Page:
The Dispute Settlement Mechanisms in Major Multilateral Treaties
Although dispute settlement mechanisms providing for compulsory referral to a third party are rarely used, their presence can, and usually do, have a major underlying influence over the actions of States, which are typically anxious to avoid lengthy and expensive dispute settlement procedures. We undertook a quantitative analysis of the dispute settlement mechanisms of 236 major multilateral treaties and found that most of the multilateral treaties provide for compulsory referral to a third party (ie, they can be triggered without the consent of both disputing parties). Of those treaties, the majority provide for compulsory referral to an arbitral tribunal. These findings are significant, as they debunk the myth that treaties providing for compulsory referral to a third party are uncommon.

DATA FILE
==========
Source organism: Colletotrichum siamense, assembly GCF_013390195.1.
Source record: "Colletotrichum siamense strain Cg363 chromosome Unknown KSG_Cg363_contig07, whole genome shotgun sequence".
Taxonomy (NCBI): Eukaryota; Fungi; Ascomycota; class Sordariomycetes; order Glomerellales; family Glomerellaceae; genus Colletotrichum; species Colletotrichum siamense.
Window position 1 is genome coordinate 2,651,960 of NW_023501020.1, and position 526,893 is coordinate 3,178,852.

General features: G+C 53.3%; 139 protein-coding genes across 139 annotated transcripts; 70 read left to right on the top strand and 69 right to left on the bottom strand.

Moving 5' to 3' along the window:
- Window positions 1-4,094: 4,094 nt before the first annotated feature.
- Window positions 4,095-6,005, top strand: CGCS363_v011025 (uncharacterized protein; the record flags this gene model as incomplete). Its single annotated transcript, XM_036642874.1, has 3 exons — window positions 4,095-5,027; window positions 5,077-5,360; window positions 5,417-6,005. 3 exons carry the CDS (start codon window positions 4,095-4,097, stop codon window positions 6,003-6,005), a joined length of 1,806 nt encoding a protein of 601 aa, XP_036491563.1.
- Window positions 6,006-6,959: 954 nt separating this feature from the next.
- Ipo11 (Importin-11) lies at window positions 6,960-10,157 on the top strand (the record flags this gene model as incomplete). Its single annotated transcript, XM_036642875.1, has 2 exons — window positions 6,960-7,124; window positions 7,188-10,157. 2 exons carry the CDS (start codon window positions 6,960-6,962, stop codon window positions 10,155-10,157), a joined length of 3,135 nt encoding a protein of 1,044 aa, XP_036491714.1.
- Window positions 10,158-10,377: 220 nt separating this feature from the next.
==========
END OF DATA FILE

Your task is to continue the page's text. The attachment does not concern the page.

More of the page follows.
This paper also looks at the various compromise solutions that have been developed over the years in response to State disagreement over whether to include compulsory third party mechanisms in treaties, as well as the number of treaties that contain voluntary and non-third party dispute settlement mechanisms. This analysis will enable a better understanding of the different types of dispute settlement mechanisms found in multilateral treaties and their background and purpose. We also hope that this paper will be useful for those involved in the negotiation of dispute settlement provisions in future multilateral agreements.